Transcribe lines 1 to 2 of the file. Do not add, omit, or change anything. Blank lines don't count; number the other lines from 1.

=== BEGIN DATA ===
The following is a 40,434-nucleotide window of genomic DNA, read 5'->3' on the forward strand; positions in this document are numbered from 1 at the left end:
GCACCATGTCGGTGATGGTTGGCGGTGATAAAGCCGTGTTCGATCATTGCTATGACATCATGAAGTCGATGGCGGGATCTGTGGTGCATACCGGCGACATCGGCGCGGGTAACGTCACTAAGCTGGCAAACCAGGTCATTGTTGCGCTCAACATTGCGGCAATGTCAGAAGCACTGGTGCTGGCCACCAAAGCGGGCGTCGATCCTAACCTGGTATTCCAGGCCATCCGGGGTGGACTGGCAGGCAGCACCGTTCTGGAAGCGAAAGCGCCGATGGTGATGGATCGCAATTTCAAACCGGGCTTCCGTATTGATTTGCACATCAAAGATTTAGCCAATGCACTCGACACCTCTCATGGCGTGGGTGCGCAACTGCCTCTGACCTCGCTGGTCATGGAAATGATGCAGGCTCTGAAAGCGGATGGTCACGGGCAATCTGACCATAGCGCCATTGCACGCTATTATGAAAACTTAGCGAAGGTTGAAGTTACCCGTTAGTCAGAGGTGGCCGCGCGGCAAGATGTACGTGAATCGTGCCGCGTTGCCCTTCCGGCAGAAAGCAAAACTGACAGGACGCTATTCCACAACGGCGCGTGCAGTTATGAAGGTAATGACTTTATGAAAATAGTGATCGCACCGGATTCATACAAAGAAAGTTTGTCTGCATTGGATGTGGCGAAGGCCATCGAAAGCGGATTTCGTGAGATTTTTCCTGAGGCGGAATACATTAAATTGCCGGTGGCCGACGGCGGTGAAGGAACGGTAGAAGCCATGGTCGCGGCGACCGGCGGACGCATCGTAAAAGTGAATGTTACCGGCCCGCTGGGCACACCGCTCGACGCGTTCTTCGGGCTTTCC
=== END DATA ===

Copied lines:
The following is a 40,434-nucleotide window of genomic DNA, read 5'->3' on the forward strand; positions in this document are numbered from 1 at the left end:
GCACCATGTCGGTGATGGTTGGCGGTGATAAAGCCGTGTTCGATCATTGCTATGACATCATGAAGTCGATGGCGGGATCTGTGGTGCATACCGGCGACATCGGCGCGGGTAACGTCACTAAGCTGGCAAACCAGGTCATTGTTGCGCTCAACATTGCGGCAATGTCAGAAGCACTGGTGCTGGCCACCAAAGCGGGCGTCGATCCTAACCTGGTATTCCAGGCCATCCGGGGTGGACTGGCAGGCAGCACCGTTCTGGAAGCGAAAGCGCCGATGGTGATGGATCGCAATTTCAAACCGGGCTTCCGTATTGATTTGCACATCAAAGATTTAGCCAATGCACTCGACACCTCTCATGGCGTGGGTGCGCAACTGCCTCTGACCTCGCTGGTCATGGAAATGATGCAGGCTCTGAAAGCGGATGGTCACGGGCAATCTGACCATAGCGCCATTGCACGCTATTATGAAAACTTAGCGAAGGTTGAAGTTACCCGTTAGTCAGAGGTGGCCGCGCGGCAAGATGTACGTGAATCGTGCCGCGTTGCCCTTCCGGCAGAAAGCAAAACTGACAGGACGCTATTCCACAACGGCGCGTGCAGTTATGAAGGTAATGACTTTATGAAAATAGTGATCGCACCGGATTCATACAAAGAAAGTTTGTCTGCATTGGATGTGGCGAAGGCCATCGAAAGCGGATTTCGTGAGATTTTTCCTGAGGCGGAATACATTAAATTGCCGGTGGCCGACGGCGGTGAAGGAACGGTAGAAGCCATGGTCGCGGCGACCGGCGGACGCATCGTAAAAGTGAATGTTACCGGCCCGCTGGGCACACCGCTCGACGCGTTCTTCGGGCTTTCC